From Eq (64), , indicates that both exploratory and exploitative innovation capability coefficients negatively affect the benefits of green manufacturing innovation ecosystems, as shown in Fig 7, where the x-axis represents the evolution time, the y-axis represents the different exploratory and exploitative innovation balances, and the z-axis represents the benefits of the innovator. We can conclude that the impact of exploratory and exploitative innovations on ecosystem benefits is more significant in the early stage and gradually decreases in the later stage. This is because, in the early stage of ecosystem evolution, the dual innovation balance between exploratory and exploitative innovations is weak, and ecosystem development needs to be empowered.

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Fig 7. Impact of exploratory and exploitative innovation cost factor (ω, λ).

https://doi.org/10.1371/journal.pone.0291811.g007

Impact of the resource cost factor ν and the environmental construction cost factor μ.

From Eq (64), , , the resource cost coefficient ν and the environmental construction cost coefficient μ both harm green manufacturing ecosystem benefits, as shown in Fig 8, where the x-axis represents the time evolution, the y-axis represents the different resource cost coefficients and environment building cost coefficients, and the z-axis represents the innovation subject benefits. We can conclude that the rate of decline in returns is faster when resource costs and environmental construction costs are lower, and the rate of decrease in returns gradually flattens out as the ecosystem evolves and both resource costs and environmental construction costs increase. Moreover, the effort of the support layer has an overall more significant impact on the revenue than that of the enterprise because the support layer is an essential carrier for the transformation of resource transfer and the optimization of environmental construction.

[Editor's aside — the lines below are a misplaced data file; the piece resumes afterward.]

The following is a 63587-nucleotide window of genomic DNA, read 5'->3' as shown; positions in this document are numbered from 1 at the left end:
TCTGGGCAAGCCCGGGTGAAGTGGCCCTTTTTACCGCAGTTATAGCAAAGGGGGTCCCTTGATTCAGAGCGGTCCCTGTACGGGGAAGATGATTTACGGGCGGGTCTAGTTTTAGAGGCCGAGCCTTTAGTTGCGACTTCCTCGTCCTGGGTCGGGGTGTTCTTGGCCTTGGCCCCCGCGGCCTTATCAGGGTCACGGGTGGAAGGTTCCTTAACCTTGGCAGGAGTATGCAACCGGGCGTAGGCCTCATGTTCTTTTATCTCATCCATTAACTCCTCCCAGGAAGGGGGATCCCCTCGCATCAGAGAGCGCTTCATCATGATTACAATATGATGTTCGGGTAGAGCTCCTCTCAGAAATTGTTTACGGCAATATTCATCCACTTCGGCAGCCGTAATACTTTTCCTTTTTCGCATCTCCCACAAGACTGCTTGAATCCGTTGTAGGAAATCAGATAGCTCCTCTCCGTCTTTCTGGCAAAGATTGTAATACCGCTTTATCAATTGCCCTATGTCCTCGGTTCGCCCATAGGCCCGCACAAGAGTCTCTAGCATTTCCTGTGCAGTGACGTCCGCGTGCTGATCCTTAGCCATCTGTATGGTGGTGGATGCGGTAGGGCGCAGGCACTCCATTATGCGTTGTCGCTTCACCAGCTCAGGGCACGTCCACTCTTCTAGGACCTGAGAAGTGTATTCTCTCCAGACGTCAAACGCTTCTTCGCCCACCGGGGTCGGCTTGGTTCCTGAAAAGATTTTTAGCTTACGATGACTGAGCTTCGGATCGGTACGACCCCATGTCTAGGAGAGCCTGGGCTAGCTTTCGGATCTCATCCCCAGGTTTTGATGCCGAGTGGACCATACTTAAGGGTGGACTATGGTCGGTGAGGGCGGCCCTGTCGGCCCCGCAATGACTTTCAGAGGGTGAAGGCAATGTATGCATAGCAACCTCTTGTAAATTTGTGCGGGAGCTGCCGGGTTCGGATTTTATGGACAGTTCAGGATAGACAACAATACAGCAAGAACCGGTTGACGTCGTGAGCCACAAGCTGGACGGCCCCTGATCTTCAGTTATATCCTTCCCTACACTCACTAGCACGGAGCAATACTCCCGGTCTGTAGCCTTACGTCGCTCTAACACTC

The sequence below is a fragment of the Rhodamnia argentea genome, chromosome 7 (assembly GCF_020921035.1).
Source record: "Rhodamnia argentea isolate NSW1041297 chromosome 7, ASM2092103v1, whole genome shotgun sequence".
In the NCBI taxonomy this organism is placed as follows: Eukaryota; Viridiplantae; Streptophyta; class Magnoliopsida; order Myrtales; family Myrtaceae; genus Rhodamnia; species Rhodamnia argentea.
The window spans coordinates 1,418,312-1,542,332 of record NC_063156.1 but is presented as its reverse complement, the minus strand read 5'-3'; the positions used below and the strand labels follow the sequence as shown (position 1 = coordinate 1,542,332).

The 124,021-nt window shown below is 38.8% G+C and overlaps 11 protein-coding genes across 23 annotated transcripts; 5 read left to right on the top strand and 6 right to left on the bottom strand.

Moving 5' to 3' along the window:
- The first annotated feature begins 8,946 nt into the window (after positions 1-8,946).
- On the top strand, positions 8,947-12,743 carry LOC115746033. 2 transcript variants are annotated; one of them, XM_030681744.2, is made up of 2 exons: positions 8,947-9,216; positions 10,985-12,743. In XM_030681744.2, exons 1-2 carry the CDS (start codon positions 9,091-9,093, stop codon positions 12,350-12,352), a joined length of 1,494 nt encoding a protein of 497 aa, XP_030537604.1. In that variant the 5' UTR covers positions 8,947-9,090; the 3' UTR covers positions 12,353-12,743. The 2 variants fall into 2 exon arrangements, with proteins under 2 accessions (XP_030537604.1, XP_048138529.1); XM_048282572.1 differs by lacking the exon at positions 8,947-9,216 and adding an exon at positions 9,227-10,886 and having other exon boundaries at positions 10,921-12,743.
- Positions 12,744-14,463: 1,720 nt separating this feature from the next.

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Fig 8. Impact of the resource cost factor ν and the environmental construction cost factor μ.

https://doi.org/10.1371/journal.pone.0291811.g008

Impact of the innovation balance capacity factor η.

From Eq (64), , the coefficient of innovation equilibrium capacity a produces a positive benefit to the green manufacturing innovation ecosystem, as shown in Figs 9 and 10, where the x-axis represents the time evolution, the y-axis represents the different innovation balance coefficients, and the z-axis represents the innovation subject returns. We can conclude that the degree of effort of the three types of innovation subjects constantly impacts the rate of increase of benefits, indicating that high-quality innovation balancing ability can significantly enhance the overall benefits of the ecosystem. Moreover, the support layer plays a higher influence than the research layer, and the influence degree gradually increases with time evolution.